The inspiration for this design comes from an incredibly simple star tracking device known as a barn-door tracker, or Haig mount. Invented by George Haig in the 1970’s, this mount is essentially nothing more than a hinge aligned with the Earth’s axis of rotation. A threaded rod or screw, turned at a constant rate, is used to slowly open the hinge so that a mounted camera tracks the apparent motion of the heavens. As a result, long exposures can show pinpoint images of stars and sharp details of deep-sky objects, instead of curved star trails. [td0g] adapted this technique to drive a more traditional telescope mount, using barn-door-like drive screws on both the right ascension and declination axes. A pair of NEMA 17 stepper motors drive 4-mm pitch Acme threaded rods through toothed pulleys 3D printed from PETG.
Speaking of 3D-printed parts, this build is a good example of judicious use of the technology: where metal parts are warranted, metal parts are used, and printed plastic is relegated to those places where it can adequately do the job. [td0g] has placed the STL files for the printed parts on Thingiverse in case you want to replicate the drive.
The non-linear relationship between the threaded rod rotation and right ascension drive rate usually limits the length of exposure you can reasonably achieve with a barn-door tracker. To adjust for this, [td0g] created a lookup table in firmware to compensate the drive and allow longer exposures. He mentions that the drive will operate for three hours before it hits the end of the screw’s travel and needs to be reset, but if he can manage three hour exposures, his skies must be much darker than ours!
Like many other hobbies, astronomy can be pursued on many levels, with equipment costs ranging from the affordable to the – well, astronomical. Thankfully, there are lots of entry-level telescopes on the market, some that even come with mounts that automatically find and track heavenly bodies. Finding a feature is as easy as aligning to a few known stars and looking up the object in the database embedded in the remote.
Few of the affordable mounts are WiFi-accessible, though, which is a gap [Dane Gardner]’s Raspberry Pi interface for Celestron telescopes aims to fill. For the price of a $10 Pi Zero W and a little know-how, [Dane] was able to gain full control over his ‘scope. His instrument is a Celestron NexStar, a Schmidt-Cassegrain reflector with a 150-mm aperture, has a motorized altitude-azimuth mount. The handheld remote had enough room for him to add the Zero, powering it from the mount’s battery pack. The handset has an RS-232 serial port built-in, but with the level differences [Dane] just connected the Pi directly to the handset before the UART. Running INDI, a cross-platform astronomical instrument control library, he now has total control of the scope, and he can use open source astronomy software rather than the limited database within the handset. As a neat side trick, the telescope can now be controlled with a Bluetooth gamepad.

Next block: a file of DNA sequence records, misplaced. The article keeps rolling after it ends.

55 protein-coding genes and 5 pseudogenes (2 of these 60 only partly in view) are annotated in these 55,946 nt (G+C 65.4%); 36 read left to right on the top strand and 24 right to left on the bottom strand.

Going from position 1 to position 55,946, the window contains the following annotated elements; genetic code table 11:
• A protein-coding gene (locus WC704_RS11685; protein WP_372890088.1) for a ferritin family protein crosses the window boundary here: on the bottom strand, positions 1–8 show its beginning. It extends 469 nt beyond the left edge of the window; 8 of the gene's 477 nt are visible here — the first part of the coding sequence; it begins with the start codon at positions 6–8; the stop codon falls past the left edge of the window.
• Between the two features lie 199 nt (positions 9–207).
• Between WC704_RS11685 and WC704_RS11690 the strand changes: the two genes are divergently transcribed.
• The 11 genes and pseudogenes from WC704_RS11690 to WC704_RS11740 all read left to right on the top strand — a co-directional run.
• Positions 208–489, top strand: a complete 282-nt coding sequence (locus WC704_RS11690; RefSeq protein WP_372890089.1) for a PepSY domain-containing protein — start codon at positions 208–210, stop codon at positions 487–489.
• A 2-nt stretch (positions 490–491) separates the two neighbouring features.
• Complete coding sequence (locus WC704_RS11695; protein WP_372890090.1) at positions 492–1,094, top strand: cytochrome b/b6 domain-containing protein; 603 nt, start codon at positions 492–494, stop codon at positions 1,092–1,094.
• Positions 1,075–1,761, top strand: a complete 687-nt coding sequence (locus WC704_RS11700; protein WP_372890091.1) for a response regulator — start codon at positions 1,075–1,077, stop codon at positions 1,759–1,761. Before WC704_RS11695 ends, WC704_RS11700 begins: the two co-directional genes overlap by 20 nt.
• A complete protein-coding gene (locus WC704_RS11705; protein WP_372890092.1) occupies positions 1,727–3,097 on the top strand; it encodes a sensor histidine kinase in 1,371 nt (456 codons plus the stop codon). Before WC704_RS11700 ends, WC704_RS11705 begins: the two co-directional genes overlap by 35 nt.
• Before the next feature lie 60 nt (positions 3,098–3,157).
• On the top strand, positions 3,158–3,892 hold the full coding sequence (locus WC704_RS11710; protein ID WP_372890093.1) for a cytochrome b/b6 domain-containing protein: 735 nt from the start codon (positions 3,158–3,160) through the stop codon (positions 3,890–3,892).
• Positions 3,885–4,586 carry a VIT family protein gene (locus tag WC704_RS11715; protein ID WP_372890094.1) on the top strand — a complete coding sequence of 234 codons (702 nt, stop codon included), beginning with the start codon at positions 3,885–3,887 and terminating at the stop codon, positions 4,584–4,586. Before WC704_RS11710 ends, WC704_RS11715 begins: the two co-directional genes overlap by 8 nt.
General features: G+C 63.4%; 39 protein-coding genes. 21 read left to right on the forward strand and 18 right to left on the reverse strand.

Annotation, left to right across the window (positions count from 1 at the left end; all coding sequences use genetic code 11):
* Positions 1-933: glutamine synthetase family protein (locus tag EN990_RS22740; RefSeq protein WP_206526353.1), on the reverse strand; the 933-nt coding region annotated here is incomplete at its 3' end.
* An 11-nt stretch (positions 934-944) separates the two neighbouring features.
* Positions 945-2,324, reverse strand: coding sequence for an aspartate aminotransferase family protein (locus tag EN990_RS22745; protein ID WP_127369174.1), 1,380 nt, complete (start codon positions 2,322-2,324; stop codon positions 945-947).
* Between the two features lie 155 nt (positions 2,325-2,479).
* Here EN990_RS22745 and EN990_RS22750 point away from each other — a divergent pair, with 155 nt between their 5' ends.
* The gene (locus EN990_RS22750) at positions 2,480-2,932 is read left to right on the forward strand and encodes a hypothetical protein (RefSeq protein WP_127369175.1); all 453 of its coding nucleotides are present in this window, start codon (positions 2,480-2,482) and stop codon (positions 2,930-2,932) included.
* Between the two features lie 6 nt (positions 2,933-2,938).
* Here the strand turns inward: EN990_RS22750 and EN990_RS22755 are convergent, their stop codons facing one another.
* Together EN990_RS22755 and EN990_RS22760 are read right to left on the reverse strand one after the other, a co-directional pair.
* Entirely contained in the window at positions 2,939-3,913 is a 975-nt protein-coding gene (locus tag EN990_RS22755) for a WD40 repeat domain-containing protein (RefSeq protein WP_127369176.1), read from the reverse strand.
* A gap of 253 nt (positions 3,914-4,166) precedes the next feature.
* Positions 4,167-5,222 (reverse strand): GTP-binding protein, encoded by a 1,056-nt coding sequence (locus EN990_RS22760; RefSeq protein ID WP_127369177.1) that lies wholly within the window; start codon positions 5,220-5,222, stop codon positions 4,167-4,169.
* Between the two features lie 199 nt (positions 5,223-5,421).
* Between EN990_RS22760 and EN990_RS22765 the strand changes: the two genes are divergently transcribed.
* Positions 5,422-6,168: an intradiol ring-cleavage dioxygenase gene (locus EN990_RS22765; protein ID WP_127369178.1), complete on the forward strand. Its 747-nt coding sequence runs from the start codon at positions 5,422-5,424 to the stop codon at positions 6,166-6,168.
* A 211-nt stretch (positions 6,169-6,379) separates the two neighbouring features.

Astronomy and electronics go hand in hand, whether in the optical or radio part of the spectrum. We like the way [Dane] was able to gain control of his telescope, and we’d like to hear about what he sees with his new tool. Assuming the Seattle weather ever cooperates.
As you’re no doubt aware, humans are a rather noisy species. Not just audibly, like in the case of somebody talking loudly when you’re in a movie theater, but also electromagnetically. All of our wireless transmissions since Marconi made his first spark gap broadcast in 1895 have radiated out into space, and anyone who’s got a sensitive enough ear pointed into our little corner of the Milky Way should have no trouble hearing us. Even if these extraterrestrial eavesdroppers wouldn’t be able to understand the content of our transmissions, the sheer volume of them would be enough to indicate that whatever is making all that noise on the third rock orbiting Sol can’t be a natural phenomena. In other words, one of the best ways to find intelligent life in the galaxy may just be to sit around and wait for them to hear us.
Of course, there’s some pesky physics involved that makes it a bit more complicated. Signals radiate from the Earth at the speed of light, which is like a brisk walk in interstellar terms. Depending on where these hypothetical listeners are located, the delay between when we broadcast something and when they receive it can be immense. For example, any intelligent beings that might be listening in on us from the closest known star, Proxima Centauri, are only just now being utterly disappointed by the finale for “How I Met Your Mother“. Comparatively, “Dallas” fans from Zeta Reticuli are still on the edge of their seats waiting to find out who shot J.R.
But rather than relying on our normal broadcasts to do the talking for us, a recent paper in The Astrophysical Journal makes the case that we should go one better. Written by James R. Clark and Kerri Cahoy, “Optical Detection of Lasers with Near-term Technology at Interstellar Distances” makes the case that we could use current or near-term laser technology to broadcast a highly directional beacon to potentially life-harboring star systems. What’s more, it even theorizes it would be possible to establish direct communications with an alien intelligence simply by modulating the beam.